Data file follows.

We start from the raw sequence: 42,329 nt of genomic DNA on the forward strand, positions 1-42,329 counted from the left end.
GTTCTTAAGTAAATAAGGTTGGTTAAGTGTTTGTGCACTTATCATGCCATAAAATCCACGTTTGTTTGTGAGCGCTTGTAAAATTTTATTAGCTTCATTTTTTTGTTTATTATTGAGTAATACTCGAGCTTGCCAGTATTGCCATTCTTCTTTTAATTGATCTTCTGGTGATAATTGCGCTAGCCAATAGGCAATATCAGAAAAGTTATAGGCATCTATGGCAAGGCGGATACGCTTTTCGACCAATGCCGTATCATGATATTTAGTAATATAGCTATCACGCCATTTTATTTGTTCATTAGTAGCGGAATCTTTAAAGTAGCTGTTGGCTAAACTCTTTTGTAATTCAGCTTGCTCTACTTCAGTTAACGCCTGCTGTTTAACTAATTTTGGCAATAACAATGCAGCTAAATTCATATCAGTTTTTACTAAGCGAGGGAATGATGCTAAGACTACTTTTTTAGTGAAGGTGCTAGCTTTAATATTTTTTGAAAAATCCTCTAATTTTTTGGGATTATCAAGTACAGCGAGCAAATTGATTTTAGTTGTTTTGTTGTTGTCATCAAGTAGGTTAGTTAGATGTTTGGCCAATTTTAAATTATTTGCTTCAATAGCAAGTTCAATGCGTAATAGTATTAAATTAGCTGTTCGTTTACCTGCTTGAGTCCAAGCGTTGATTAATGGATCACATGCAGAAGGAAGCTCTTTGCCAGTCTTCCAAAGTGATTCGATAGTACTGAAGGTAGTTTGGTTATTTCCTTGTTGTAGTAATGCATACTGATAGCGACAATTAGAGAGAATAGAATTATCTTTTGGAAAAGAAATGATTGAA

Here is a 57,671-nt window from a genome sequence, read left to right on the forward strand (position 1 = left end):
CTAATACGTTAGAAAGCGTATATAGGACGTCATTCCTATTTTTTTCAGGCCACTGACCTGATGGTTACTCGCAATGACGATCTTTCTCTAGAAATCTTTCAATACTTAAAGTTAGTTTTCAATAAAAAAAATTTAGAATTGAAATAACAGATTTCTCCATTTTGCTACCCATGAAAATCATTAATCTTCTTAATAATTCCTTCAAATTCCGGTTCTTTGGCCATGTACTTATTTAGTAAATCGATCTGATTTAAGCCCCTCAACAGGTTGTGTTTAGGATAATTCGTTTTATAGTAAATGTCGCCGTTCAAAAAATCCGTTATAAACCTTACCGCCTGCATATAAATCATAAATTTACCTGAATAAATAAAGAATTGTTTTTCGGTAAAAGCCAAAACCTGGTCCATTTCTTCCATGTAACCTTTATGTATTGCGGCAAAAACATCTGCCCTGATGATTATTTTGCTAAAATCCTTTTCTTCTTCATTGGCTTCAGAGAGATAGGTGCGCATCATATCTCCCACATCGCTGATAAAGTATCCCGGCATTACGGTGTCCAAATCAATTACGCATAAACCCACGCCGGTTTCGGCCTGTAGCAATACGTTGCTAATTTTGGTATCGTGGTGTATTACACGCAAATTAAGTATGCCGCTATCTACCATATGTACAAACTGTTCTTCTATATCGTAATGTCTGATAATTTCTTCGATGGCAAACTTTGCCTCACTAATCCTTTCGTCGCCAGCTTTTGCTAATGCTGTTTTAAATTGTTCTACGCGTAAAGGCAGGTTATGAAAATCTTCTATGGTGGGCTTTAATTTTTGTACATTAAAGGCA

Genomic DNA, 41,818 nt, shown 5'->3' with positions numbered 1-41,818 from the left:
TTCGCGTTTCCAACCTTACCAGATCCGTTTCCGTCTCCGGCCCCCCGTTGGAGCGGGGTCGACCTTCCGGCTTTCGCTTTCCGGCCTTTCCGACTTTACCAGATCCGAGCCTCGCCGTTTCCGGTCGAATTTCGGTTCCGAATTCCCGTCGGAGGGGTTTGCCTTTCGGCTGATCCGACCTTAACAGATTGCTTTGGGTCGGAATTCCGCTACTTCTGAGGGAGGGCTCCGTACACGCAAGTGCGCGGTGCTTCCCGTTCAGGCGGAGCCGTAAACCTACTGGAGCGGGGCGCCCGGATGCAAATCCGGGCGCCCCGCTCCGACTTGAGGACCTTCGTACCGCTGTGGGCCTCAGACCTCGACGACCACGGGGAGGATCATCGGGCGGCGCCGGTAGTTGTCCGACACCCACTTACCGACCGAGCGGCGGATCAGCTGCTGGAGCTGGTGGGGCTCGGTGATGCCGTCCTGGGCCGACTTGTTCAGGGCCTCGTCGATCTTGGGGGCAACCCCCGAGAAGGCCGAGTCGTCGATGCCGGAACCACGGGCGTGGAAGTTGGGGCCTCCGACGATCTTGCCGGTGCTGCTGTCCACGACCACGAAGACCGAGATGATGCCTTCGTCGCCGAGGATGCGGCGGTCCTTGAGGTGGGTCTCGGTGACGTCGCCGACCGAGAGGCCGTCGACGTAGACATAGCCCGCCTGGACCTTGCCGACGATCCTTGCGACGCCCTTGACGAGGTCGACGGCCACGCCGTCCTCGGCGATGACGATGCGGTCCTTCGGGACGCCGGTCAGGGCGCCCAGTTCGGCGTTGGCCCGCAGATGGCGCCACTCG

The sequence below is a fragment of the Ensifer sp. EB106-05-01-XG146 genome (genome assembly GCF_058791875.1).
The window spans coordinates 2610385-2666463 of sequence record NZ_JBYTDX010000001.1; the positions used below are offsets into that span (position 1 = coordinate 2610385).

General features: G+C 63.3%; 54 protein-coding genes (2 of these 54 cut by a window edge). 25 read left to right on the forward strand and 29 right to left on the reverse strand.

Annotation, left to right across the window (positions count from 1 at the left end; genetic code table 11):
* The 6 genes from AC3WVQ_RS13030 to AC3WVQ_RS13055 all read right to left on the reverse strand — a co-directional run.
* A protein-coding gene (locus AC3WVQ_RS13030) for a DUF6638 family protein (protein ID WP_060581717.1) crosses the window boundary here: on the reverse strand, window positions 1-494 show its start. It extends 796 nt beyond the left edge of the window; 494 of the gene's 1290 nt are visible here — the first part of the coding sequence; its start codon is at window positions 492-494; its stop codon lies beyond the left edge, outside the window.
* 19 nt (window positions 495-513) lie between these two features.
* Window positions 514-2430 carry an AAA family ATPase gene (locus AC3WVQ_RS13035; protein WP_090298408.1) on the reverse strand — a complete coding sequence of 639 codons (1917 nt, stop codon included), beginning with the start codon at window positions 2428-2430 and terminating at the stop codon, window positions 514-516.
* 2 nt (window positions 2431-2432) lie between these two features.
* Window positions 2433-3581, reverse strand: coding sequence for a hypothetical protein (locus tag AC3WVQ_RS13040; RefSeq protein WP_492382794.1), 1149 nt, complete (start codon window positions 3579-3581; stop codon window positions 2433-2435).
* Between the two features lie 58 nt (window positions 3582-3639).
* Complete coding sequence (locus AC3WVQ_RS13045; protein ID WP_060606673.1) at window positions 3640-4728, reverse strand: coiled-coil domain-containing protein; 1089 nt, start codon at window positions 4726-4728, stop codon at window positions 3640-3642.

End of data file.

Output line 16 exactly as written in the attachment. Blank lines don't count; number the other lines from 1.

* Window positions 2433-3581, reverse strand: coding sequence for a hypothetical protein (locus tag AC3WVQ_RS13040; RefSeq protein WP_492382794.1), 1149 nt, complete (start codon window positions 3579-3581; stop codon window positions 2433-2435).